Does a cheque bounce impact cibil?
Yes every cheque bounce will dent your credit score negatively. You will also be liable to pay a fine to the concerned bank. Now if your cheque payment was for some loan EMI or mutual fund payment etc you will have to pay a further associated late payment fee.
Where does one file a cheque bounce case?
As per the Negotiable Instruments (Amendment) Act, 2015 you can file the civil or criminal case against the issuer of the cheque locally at the place where you presented the cheque for
A bounced cheque is a cheque where the payment amount stated on it is not made and it is dishonoured. This will impact your Credit Score.
A cheque can bounce for several reasons which include insufficient funds, a mismatch in the signature, stale cheques, or if there are corrections in the cheque without authentication. The bank collects a penalty from the defaulter when a cheque bounces.
The important point here is that when a cheque bounces, it is a criminal offence in India. Therefore, under the Negotiable Instruments Act, 1881, the issuer of a bounced cheque can be punished with a fine and/or a jail term.
Almost every bank gives you a ‘cheque return memo’ along with the returned cheque stating the reason for the bounce. If you hold the cheque, you can inform the drawer about this and ask if it can be presented again to the bank within the 3 months period. However, this is not necessary.
If you want, you can send a legal notice to the defaulter within a period of 30 days from receiving the cheque return memo. The notice should contain all necessary facts of the matter, including the details of when the cheque was dishonoured. It is best to get this vetted by a lawyer just to ensure that all the necessary information is contained in the notice. The defaulter needs to make a fresh payment within a period of 15 days from the receipt of this notice.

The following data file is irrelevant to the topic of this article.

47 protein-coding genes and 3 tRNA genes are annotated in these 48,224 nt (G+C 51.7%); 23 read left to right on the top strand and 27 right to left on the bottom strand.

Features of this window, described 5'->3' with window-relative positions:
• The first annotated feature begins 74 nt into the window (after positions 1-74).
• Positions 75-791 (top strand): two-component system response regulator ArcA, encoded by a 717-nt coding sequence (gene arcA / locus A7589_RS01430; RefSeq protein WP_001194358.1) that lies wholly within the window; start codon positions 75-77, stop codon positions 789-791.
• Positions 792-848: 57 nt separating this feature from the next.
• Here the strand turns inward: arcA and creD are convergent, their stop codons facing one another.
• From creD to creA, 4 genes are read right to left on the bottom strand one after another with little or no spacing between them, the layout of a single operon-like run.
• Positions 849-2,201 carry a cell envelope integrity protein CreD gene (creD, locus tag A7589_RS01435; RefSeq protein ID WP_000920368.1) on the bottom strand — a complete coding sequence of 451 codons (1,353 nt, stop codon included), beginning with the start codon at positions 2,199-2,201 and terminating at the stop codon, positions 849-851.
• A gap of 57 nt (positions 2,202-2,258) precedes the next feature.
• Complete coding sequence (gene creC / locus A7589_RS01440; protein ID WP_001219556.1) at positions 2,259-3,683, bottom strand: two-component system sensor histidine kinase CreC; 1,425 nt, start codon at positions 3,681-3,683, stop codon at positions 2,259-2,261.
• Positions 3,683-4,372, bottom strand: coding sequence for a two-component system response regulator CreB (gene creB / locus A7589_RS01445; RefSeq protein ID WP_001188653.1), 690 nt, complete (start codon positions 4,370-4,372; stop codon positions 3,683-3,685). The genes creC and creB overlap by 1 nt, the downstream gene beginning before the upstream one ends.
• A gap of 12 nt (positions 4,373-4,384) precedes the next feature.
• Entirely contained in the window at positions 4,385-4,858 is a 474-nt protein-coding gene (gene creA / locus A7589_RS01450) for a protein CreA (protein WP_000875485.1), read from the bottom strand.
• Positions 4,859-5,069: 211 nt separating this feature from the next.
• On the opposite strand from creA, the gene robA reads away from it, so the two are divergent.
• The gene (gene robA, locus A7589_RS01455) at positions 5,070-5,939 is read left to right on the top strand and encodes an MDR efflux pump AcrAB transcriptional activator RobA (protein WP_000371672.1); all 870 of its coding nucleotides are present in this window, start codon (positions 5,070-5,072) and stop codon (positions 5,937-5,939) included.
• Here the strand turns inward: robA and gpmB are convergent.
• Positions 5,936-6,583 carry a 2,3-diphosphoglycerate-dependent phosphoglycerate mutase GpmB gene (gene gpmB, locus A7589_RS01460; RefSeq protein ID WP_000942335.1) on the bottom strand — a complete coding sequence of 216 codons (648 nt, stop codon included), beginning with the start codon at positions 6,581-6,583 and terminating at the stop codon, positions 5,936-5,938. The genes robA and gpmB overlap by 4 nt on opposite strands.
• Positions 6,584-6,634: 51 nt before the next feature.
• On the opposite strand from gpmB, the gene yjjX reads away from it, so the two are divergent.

However, if he/she still doesn’t make the payment within this time period, then you can file a complaint in the magistrate court. This case should be filed within a maximum period of 1 month from the date of expiry of the 15 days’ time period.
Remember, the complaint should be filed within the time frame specified. If this is not done, then the case will become time-barred and will not be entertained. When your case comes for hearing, the defaulter can be punished with a jail term of two years and/or a penalty which can be up to twice the cheque amount. The defaulter can appeal against the order within a period of 1 month of judgement. Want to check your Credit Score? Click here.
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